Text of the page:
If corroborated, the claims in the letter would add to an emerging portrait of Trump and his associates’ eagerness to strike backdoor deals with Russia even after the intelligence community concluded that Moscow had interfered in the 2016 election. (Trump’s son-in-law, Jared Kushner, tried to set up a “backchannel” to Russia in the weeks after the election and met with the CEO of a sanctioned Russian bank during the transition period. Trump’s former national security adviser Michael Flynn, meanwhile, negotiated with the Russian ambassador about U.S. sanctions before Trump was inaugurated.)
Much of the attention in recent days has been focused on former Trump campaign chairman Paul Manafort and what the campaign knew about WikiLeaks’ plans to release stolen Democratic emails. But Papadopoulos remains one of the most important figures in the Russia investigation. He was ostensibly the first member of the Trump campaign to learn that the Russians had stolen emails that they planned to use against Hillary Clinton during the 2016 election. Rather than tell the FBI about the Russian “dirt” on Clinton, Papadopoulos continued trying to facilitate a meeting between Trump and Russian President Vladimir Putin as the campaign wore on. His disclosure to an Australian diplomat in May 2016 that Russia had dirt on Clinton is purportedly what triggered the FBI’s Russia investigation—Australian officials reported the comment to American law enforcement authorities in July 2016, after WikiLeaks released the stolen DNC emails.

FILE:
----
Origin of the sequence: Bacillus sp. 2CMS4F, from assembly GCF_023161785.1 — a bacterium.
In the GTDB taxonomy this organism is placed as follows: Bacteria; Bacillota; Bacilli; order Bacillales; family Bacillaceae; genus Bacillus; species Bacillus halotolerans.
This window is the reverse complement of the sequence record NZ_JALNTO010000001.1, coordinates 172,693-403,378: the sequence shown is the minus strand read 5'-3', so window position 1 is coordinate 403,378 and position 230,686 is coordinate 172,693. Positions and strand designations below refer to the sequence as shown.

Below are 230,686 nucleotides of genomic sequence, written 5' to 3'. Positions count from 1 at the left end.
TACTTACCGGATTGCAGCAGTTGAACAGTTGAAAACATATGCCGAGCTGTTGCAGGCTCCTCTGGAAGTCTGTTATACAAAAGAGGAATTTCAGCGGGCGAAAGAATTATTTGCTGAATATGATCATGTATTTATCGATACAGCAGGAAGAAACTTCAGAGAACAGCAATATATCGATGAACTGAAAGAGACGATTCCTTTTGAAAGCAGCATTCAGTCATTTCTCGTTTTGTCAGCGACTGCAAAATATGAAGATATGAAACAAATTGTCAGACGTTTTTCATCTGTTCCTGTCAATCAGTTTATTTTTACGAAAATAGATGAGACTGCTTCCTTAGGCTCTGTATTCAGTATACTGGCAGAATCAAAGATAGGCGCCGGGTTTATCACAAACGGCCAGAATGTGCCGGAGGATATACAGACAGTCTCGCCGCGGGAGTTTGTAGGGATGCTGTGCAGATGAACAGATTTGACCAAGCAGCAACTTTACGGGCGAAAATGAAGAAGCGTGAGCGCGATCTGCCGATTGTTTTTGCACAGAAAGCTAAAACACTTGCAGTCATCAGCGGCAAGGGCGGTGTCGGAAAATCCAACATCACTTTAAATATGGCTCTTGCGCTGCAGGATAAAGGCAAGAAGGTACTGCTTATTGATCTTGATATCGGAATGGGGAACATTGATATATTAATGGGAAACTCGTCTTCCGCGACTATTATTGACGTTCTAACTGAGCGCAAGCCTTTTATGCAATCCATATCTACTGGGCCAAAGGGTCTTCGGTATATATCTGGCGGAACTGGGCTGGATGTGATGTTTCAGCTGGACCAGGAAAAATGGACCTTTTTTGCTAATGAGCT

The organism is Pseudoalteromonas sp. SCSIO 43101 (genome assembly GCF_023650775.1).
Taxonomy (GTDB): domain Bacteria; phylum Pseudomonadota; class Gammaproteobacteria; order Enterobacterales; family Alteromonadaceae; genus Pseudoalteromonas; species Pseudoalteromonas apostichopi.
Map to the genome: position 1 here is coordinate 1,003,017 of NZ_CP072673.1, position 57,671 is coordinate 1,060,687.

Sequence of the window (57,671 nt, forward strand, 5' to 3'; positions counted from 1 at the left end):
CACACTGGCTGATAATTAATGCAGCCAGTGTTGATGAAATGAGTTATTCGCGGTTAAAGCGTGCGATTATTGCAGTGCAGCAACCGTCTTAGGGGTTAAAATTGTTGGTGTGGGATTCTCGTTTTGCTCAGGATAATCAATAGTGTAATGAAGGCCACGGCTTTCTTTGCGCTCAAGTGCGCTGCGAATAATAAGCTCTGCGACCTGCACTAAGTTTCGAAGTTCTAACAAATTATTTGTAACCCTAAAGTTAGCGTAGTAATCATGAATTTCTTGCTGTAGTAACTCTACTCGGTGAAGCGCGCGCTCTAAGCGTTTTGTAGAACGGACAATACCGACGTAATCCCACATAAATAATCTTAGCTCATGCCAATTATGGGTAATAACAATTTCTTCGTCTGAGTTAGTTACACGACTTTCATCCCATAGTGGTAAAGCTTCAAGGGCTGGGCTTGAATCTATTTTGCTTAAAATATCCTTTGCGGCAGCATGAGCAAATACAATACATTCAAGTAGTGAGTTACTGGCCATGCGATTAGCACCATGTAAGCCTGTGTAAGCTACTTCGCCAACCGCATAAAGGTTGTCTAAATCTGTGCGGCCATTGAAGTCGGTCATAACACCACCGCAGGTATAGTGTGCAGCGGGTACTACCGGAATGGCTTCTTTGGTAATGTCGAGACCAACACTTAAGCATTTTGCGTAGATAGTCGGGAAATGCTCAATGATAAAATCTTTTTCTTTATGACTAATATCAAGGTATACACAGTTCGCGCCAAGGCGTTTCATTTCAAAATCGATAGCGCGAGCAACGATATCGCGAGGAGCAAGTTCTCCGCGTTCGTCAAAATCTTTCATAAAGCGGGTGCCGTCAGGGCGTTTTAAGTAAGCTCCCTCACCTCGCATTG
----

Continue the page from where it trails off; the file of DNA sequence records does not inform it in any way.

Federal and congressional investigators are now examining the letter to determine whether Papadopoulos’s ties to Russia were deeper than he has acknowledged, and whether he stayed in Trump’s orbit because of, rather than in spite of, those connections. The confidant who sent the letter to Schiff’s office last week claimed to have witnessed a phone call between Papadopoulos and Trump in December 2016, around the same time that Papadopoulos was allegedly boasting about the Russia deal and sending emails to Flynn and Trump’s campaign CEO, Steve Bannon. In one email, Flynn urged Papadopoulos to “stay in touch, and, at some point, we should get together.” Trump has called Papadopoulos “a coffee boy” who played no meaningful role on the campaign.